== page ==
But the story does not end there. Whilst the players made the headlines on the back pages, the fans made it onto the front pages. During the previous summer, Jack Crayston had resigned as Arsenal’s manager. He was replaced by George Swindin, another former Arsenal player, who had impressed in charge of non-league Peterborough over the previous four seasons. With Swindin at the helm and Ron Greenwood as his right-hand man, it appeared that the Gunners had woken from their five-year slumber and looked to be genuine title contenders. At the time of the Colchester game they had returned to the top of the First Division table, having led it for six weeks earlier in the season. Barring a couple of odd instances at the start of the season this was the first time Arsenal had topped the table since they won the title in 1952-53.
A huge crowd turned up for the replay, despite it being a midweek game, and against a lower league team. However, a signalling fault on the Piccadilly Line had caused the line to be shut down between Covent Garden and Arnos Grove for more than half an hour, resulting in thousands of fans missing the kick off.
And when they did get to the ground they found that the gates had been closed with more than 62,000 packed inside. Outside, tempers started to fray and a large number of fans decided to gain a vantage spot in Aubert Court, the flats behind the Clock End. Some broke down the door to the roof, whilst others rang on residents’ doorbells to ask if they could watch the game from their balconies. It was estimated that 300 fans crammed into the flats before, eventually, being cleared away by the police.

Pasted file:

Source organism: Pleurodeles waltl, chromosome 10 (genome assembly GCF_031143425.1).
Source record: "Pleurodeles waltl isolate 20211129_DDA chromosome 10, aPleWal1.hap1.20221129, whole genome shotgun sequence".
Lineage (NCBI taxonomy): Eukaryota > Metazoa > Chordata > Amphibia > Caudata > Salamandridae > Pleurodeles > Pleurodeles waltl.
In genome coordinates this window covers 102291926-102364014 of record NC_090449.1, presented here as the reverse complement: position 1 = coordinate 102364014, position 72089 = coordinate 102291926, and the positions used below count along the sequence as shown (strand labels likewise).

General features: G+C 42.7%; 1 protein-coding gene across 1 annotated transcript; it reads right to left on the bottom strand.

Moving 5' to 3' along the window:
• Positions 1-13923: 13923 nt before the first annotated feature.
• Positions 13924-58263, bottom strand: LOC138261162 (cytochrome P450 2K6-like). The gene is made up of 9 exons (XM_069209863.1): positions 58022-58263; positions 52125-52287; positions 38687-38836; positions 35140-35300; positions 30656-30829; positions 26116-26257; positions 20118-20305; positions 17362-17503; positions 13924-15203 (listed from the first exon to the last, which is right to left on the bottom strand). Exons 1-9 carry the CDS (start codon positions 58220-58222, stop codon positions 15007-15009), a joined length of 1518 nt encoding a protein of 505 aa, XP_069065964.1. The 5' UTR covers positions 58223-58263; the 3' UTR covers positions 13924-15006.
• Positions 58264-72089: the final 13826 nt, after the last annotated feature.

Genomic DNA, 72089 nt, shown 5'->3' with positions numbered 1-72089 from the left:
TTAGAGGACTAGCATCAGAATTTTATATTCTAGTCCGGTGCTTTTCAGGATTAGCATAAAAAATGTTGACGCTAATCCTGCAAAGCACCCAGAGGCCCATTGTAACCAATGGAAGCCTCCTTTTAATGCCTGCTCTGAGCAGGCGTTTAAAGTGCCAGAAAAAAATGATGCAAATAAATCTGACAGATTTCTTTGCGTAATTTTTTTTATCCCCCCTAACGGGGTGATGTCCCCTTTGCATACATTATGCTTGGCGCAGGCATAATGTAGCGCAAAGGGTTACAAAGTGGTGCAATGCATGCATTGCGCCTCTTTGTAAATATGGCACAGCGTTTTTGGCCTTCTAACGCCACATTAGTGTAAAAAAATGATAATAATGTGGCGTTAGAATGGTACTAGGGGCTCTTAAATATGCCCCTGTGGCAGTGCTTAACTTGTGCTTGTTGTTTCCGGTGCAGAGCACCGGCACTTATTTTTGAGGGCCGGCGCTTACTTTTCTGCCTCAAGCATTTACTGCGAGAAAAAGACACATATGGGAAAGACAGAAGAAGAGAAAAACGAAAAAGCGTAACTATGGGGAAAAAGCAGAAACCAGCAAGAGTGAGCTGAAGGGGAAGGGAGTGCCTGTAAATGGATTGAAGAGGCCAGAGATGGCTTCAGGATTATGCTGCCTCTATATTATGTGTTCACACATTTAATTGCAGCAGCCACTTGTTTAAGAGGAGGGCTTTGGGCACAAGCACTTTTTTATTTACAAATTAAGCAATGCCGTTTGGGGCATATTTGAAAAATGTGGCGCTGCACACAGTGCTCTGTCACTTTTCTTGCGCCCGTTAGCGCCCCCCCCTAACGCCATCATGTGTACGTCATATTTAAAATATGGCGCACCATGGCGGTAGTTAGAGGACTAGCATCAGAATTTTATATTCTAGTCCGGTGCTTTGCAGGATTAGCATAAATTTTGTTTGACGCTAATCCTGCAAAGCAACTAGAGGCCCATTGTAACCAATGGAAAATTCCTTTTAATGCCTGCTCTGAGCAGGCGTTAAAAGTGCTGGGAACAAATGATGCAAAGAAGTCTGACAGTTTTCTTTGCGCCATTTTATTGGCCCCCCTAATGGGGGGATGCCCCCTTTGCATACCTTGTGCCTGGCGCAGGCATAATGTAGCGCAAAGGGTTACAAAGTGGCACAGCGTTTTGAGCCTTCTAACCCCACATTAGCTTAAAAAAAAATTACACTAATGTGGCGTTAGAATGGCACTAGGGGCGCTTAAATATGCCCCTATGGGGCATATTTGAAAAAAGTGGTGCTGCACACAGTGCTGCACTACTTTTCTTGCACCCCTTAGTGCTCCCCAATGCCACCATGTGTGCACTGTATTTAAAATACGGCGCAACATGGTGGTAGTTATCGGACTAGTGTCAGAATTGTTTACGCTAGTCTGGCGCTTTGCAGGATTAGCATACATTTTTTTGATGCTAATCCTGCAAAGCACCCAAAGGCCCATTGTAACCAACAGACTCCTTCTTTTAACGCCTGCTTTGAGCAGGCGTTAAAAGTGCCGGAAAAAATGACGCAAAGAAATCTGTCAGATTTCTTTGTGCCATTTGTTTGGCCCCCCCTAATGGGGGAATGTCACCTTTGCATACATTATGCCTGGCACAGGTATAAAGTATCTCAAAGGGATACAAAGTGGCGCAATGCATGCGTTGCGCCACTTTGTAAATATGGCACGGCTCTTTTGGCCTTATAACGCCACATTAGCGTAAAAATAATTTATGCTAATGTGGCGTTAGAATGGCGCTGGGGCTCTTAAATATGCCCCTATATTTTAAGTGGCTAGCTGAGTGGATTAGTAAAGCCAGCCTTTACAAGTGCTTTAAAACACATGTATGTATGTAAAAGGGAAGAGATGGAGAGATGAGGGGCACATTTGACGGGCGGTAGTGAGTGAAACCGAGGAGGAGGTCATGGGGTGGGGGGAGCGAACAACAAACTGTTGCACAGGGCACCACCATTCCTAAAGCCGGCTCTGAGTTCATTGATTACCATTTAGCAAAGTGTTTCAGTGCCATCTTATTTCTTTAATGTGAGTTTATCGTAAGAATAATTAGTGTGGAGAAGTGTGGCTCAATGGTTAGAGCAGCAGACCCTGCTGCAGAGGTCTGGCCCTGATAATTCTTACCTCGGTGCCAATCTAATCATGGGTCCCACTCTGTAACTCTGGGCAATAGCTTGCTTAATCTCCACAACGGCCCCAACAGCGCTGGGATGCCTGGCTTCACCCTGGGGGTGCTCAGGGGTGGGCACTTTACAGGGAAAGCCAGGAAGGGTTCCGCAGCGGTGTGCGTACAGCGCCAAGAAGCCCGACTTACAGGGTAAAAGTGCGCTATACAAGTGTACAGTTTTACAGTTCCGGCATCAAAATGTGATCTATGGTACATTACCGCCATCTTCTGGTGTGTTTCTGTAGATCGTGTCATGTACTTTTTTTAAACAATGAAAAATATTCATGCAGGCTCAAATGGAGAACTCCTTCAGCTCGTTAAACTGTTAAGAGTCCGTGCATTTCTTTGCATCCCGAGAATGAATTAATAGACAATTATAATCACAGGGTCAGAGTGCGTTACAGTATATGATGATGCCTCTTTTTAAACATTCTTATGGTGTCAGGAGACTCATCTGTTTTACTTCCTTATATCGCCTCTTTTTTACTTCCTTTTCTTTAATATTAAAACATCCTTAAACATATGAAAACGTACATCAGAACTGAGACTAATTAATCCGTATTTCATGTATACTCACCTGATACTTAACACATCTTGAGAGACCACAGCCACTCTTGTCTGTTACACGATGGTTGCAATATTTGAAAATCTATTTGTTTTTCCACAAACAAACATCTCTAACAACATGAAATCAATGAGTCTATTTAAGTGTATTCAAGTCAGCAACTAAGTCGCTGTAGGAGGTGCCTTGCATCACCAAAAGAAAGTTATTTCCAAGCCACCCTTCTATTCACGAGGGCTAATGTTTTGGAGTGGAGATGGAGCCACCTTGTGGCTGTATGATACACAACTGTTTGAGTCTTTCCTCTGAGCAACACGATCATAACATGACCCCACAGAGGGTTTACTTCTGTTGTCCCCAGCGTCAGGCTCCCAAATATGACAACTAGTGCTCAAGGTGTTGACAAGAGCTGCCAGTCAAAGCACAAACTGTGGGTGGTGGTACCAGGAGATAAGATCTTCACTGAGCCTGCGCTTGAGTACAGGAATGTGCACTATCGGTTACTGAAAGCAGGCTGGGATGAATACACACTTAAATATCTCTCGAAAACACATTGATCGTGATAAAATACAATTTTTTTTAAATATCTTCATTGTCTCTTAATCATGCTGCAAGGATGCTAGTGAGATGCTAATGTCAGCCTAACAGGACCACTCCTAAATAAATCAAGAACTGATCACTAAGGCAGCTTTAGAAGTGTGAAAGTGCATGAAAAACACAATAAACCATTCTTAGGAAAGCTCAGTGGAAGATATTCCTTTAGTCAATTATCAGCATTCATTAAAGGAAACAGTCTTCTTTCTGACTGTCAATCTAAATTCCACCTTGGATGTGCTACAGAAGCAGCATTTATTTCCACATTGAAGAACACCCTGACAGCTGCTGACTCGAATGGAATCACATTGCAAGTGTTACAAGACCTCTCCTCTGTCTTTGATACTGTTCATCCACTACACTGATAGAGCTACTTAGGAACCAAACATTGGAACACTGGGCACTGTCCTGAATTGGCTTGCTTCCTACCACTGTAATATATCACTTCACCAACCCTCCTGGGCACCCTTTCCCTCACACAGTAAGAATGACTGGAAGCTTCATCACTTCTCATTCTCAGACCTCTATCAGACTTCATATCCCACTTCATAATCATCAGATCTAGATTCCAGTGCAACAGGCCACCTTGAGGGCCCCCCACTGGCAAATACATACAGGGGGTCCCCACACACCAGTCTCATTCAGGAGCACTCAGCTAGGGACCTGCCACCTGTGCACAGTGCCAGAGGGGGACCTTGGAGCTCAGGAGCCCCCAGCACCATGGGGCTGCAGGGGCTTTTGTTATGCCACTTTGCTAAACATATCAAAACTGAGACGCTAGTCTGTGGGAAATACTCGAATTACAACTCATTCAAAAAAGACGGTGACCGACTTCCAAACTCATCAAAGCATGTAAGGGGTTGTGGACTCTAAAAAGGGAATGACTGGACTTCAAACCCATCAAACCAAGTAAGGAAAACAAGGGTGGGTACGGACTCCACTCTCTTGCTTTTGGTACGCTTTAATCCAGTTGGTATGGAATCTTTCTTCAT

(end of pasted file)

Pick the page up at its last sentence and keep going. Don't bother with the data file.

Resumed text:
There was talk that the boots might be used for the next game, against Tottenham, but the cold weather abated and this proved to be the only time that the crepe-soled boots were worn by Arsenal.
As for the rest of the season, it all fell apart in the following round of the Cup. A 2-2 draw at home to Sheffield United was followed by a 0-3 defeat in the replay. This was due to Kelsey sustaining a broken arm just ten minutes into the game. With no substitutes, let alone substitute goalkeepers, back then Dennis Evans pulled on the green jersey and Jack played on the left wing with his arm in a sling! Matters were exacerbated when Danny Clapton also picked up and injury and Arsenal were, effectively, playing with nine men.
The Gunners remained top of the table with ten games to go when they were hammered 1-6 by eventual champions, Wolves. They never recovered from this and eventually finished fifth.
Background to this article
Following discussions with Steve Kell of the AFSC, Mark and I suggested writing for Gunflash for the 2015-16 season. Steve pointed out this would continue Gunflash’s tradition of publishing articles by guest writers, which makes it a great honour for us to be part of this great publication.
This article was first published in issue 572 of Gunflash.
Current and back issues of Gunflash are available from the Arsenal Football Supporters Club on matchdays on the corner of Gillespie Road and St. Thomas’ Road, and via their website.